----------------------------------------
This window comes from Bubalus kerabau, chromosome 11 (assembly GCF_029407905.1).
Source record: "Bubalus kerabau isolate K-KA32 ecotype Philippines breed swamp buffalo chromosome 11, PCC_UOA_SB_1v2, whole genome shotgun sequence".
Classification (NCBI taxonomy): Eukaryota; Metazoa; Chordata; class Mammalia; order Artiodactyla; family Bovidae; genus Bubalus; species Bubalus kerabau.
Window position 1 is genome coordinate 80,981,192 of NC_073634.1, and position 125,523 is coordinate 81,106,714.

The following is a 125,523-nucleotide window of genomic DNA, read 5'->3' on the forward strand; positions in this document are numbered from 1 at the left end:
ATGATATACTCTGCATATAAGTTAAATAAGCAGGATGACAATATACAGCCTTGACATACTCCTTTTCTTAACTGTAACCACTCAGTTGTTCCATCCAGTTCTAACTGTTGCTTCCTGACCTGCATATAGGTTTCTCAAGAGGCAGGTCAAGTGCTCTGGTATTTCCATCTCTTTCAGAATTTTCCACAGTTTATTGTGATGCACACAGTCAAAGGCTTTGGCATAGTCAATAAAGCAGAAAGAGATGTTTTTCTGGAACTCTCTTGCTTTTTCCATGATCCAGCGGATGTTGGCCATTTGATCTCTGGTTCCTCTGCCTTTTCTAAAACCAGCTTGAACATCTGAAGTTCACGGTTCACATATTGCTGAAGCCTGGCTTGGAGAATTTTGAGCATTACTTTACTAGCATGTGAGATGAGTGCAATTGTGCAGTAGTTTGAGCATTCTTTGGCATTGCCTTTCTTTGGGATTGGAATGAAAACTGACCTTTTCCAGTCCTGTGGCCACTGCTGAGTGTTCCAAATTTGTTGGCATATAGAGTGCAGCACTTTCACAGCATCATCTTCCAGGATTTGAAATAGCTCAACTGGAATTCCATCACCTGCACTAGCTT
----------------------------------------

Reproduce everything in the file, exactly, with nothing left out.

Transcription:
This window comes from Bubalus kerabau, chromosome 11 (assembly GCF_029407905.1).
Source record: "Bubalus kerabau isolate K-KA32 ecotype Philippines breed swamp buffalo chromosome 11, PCC_UOA_SB_1v2, whole genome shotgun sequence".
Classification (NCBI taxonomy): Eukaryota; Metazoa; Chordata; class Mammalia; order Artiodactyla; family Bovidae; genus Bubalus; species Bubalus kerabau.
Window position 1 is genome coordinate 80,981,192 of NC_073634.1, and position 125,523 is coordinate 81,106,714.

The following is a 125,523-nucleotide window of genomic DNA, read 5'->3' on the forward strand; positions in this document are numbered from 1 at the left end:
ATGATATACTCTGCATATAAGTTAAATAAGCAGGATGACAATATACAGCCTTGACATACTCCTTTTCTTAACTGTAACCACTCAGTTGTTCCATCCAGTTCTAACTGTTGCTTCCTGACCTGCATATAGGTTTCTCAAGAGGCAGGTCAAGTGCTCTGGTATTTCCATCTCTTTCAGAATTTTCCACAGTTTATTGTGATGCACACAGTCAAAGGCTTTGGCATAGTCAATAAAGCAGAAAGAGATGTTTTTCTGGAACTCTCTTGCTTTTTCCATGATCCAGCGGATGTTGGCCATTTGATCTCTGGTTCCTCTGCCTTTTCTAAAACCAGCTTGAACATCTGAAGTTCACGGTTCACATATTGCTGAAGCCTGGCTTGGAGAATTTTGAGCATTACTTTACTAGCATGTGAGATGAGTGCAATTGTGCAGTAGTTTGAGCATTCTTTGGCATTGCCTTTCTTTGGGATTGGAATGAAAACTGACCTTTTCCAGTCCTGTGGCCACTGCTGAGTGTTCCAAATTTGTTGGCATATAGAGTGCAGCACTTTCACAGCATCATCTTCCAGGATTTGAAATAGCTCAACTGGAATTCCATCACCTGCACTAGCTT